A couple of weeks ago, I wrote a post on identifying OMIM phenotypes that are associated with a gene of interest. I thought I solved the problem by using one of my favourite R packages (biomaRt) but alas. For example, I could not find any OMIM IDs associated with the TTN gene using biomaRt. In the end, I resorted to using the OMIM API through a small R package I wrote called romim.
Update 2017 May 10th: I realised that this approach doesn't work for all genes, unfortunately. For example, the gene TTN (which is an HGNC approved gene symbol) is associated with 600334, 603689, 604145, 608807, 611705, and 613765 but biomaRt returns an NA. Please refer to an updated post.
I was interested in the number of Online Mendelian Inheritance in Man (OMIM) disorders a particular gene was associated with, which in this case was FGFR2. Once again it was biomaRt to the rescue. OMIM is a collection of genes and disorders, and the morbid map refers to the disorders. This post is on looking up the OMIM morbid IDs for FGFR2.
Updated 2016 September 15th: I've made this into an R package, which is available at my GitHub repository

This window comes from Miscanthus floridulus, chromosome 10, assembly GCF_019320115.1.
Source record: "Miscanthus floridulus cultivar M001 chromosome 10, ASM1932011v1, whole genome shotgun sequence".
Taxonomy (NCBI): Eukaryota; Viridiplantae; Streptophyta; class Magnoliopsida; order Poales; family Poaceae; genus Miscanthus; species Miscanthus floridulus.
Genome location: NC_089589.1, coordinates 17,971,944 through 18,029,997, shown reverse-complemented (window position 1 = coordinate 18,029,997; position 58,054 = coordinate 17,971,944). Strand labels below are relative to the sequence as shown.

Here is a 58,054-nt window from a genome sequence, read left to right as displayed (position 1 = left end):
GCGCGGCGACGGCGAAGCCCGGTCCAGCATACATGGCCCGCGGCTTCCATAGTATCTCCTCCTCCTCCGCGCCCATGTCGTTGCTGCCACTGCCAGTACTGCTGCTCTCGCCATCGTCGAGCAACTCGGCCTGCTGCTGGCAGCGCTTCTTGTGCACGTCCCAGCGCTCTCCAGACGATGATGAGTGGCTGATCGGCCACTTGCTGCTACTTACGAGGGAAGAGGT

A short post on utilising the OMIM API via some wrapper functions I wrote in R. A wrapper, as explained in the Wikipedia article, is simply a subroutine that calls another subroutine. If you plan on using the OMIM API, first register for your very own API key. After you submit the form you will get an email with the key, along with this message:
The API key will be activated within TWO hours, trying to use it before then will result in a error. It is for your own use, we ask that you do not share it with others.
So if you haven't already registered, stop reading now, and submit the form.
A post on linking OMIM IDs to gene coordinates using biomaRt; this provides a way of representing OMIM IDs on the genome. For those unfamiliar with OMIM, here's the description from the OMIM FAQ:
Online Mendelian Inheritance in Man (OMIM) is a continuously updated catalog of human genes and genetic disorders and traits, with particular focus on the molecular relationship between genetic variation and phenotypic expression.